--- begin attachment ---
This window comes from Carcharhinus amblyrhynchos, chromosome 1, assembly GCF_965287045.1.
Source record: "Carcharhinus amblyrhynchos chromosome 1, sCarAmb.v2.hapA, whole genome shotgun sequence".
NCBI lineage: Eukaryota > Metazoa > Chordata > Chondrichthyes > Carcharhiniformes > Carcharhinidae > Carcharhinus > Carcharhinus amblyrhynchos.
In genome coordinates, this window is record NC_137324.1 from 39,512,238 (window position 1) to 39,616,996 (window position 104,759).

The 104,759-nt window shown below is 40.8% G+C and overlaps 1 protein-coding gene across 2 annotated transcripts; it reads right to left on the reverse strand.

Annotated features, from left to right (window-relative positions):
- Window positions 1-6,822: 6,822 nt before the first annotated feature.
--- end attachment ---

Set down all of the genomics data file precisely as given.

This window comes from Carcharhinus amblyrhynchos, chromosome 1, assembly GCF_965287045.1.
Source record: "Carcharhinus amblyrhynchos chromosome 1, sCarAmb.v2.hapA, whole genome shotgun sequence".
NCBI lineage: Eukaryota > Metazoa > Chordata > Chondrichthyes > Carcharhiniformes > Carcharhinidae > Carcharhinus > Carcharhinus amblyrhynchos.
In genome coordinates, this window is record NC_137324.1 from 39,512,238 (window position 1) to 39,616,996 (window position 104,759).

The 104,759-nt window shown below is 40.8% G+C and overlaps 1 protein-coding gene across 2 annotated transcripts; it reads right to left on the reverse strand.

Annotated features, from left to right (window-relative positions):
- Window positions 1-6,822: 6,822 nt before the first annotated feature.